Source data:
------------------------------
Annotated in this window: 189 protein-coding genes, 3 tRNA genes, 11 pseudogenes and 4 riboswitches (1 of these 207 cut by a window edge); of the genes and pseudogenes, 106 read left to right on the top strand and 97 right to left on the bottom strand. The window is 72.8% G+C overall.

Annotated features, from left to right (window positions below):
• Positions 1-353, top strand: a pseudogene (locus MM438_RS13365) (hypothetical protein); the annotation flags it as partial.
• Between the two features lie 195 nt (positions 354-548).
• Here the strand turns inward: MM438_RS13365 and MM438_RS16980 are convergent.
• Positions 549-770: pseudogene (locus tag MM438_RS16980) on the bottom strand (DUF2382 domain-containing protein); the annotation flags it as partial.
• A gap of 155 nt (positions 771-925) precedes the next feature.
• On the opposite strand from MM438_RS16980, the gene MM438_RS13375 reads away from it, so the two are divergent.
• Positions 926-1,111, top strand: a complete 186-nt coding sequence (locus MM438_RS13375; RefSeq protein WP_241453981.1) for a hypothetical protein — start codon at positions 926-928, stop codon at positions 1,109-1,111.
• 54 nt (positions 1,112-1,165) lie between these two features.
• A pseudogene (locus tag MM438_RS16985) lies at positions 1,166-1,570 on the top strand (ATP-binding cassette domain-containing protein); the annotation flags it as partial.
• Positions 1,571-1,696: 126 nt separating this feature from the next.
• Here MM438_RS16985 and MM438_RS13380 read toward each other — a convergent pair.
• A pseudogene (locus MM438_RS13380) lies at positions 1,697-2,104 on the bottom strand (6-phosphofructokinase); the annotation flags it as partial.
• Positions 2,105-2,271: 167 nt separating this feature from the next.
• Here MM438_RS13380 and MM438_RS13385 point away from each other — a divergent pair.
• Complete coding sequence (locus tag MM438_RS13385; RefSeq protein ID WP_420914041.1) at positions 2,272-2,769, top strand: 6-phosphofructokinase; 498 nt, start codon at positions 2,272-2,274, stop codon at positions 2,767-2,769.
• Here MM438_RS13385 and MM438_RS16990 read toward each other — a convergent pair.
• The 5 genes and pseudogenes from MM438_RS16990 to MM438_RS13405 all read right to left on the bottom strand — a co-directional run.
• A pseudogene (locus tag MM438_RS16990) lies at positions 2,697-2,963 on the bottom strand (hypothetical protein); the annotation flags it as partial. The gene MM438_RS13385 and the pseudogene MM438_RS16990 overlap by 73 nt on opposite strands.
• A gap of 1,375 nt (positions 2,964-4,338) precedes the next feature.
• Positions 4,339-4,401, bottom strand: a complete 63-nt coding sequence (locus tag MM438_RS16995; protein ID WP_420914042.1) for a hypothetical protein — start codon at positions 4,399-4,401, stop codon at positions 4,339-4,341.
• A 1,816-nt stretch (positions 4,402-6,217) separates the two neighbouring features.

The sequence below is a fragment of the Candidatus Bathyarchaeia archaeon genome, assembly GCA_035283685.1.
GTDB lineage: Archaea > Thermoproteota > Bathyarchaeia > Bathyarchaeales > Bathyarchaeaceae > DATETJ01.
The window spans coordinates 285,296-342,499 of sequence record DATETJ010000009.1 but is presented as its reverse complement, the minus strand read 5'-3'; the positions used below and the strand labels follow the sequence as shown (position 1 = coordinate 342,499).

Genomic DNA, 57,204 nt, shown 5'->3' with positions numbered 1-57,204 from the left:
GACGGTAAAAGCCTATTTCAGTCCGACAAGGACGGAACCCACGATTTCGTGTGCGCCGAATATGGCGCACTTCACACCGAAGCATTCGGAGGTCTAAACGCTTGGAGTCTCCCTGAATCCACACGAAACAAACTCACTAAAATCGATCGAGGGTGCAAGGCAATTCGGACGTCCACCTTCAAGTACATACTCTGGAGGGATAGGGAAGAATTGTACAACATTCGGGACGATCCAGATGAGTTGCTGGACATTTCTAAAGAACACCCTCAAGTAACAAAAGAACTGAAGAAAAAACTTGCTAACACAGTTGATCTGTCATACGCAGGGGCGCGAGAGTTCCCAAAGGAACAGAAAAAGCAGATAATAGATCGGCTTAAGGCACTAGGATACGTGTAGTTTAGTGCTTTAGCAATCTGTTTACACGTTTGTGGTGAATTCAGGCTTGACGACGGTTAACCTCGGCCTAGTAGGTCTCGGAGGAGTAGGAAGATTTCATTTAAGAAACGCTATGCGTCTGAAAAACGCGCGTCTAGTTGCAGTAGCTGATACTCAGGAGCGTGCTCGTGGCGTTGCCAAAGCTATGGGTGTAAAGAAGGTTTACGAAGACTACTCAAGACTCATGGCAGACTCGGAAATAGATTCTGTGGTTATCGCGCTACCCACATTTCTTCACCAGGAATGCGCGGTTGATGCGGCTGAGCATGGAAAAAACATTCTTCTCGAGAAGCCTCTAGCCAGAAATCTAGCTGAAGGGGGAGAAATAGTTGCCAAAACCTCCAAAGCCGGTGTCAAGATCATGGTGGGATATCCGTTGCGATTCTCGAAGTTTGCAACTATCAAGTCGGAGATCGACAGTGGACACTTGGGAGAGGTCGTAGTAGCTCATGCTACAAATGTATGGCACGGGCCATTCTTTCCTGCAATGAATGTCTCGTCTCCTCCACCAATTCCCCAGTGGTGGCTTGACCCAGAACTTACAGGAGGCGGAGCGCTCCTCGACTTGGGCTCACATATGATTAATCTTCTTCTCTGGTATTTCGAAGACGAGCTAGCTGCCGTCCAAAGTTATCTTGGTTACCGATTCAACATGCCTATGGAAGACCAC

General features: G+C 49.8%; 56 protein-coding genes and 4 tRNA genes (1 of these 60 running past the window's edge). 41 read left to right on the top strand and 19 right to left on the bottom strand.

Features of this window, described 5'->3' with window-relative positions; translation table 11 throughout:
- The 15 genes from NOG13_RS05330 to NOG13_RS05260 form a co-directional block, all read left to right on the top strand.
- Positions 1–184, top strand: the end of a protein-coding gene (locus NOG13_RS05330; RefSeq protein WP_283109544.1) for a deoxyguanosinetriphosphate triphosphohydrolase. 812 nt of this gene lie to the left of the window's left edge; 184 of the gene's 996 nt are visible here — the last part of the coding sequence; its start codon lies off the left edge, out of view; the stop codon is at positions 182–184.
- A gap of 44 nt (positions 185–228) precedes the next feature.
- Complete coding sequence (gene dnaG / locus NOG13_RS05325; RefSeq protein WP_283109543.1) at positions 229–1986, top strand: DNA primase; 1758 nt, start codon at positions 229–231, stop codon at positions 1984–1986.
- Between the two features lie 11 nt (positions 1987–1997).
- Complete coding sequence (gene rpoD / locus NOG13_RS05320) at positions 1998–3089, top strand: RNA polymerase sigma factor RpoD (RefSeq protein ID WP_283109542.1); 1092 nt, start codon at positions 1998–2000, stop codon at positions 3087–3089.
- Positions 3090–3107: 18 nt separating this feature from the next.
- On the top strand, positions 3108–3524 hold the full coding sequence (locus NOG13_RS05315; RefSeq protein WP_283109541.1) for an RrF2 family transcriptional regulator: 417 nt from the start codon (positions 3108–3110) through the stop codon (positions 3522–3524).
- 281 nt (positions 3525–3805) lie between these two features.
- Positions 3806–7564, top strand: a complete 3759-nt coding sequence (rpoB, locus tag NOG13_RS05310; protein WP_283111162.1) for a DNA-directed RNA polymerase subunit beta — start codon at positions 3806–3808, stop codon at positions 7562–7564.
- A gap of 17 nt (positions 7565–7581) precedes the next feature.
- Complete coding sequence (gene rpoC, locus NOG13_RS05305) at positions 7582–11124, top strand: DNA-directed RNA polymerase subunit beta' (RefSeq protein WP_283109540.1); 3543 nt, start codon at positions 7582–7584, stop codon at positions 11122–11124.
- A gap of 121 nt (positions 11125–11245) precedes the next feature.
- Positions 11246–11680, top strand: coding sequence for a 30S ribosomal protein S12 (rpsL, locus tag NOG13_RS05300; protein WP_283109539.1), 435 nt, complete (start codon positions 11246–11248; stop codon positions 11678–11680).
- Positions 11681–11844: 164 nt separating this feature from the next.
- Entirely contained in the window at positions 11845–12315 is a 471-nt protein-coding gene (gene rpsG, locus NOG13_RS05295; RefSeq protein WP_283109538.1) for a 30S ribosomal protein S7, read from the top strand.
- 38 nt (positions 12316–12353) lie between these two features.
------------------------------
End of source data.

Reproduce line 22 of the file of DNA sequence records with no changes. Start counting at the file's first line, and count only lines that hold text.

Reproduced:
• Positions 4,339-4,401, bottom strand: a complete 63-nt coding sequence (locus tag MM438_RS16995; protein ID WP_420914042.1) for a hypothetical protein — start codon at positions 4,399-4,401, stop codon at positions 4,339-4,341.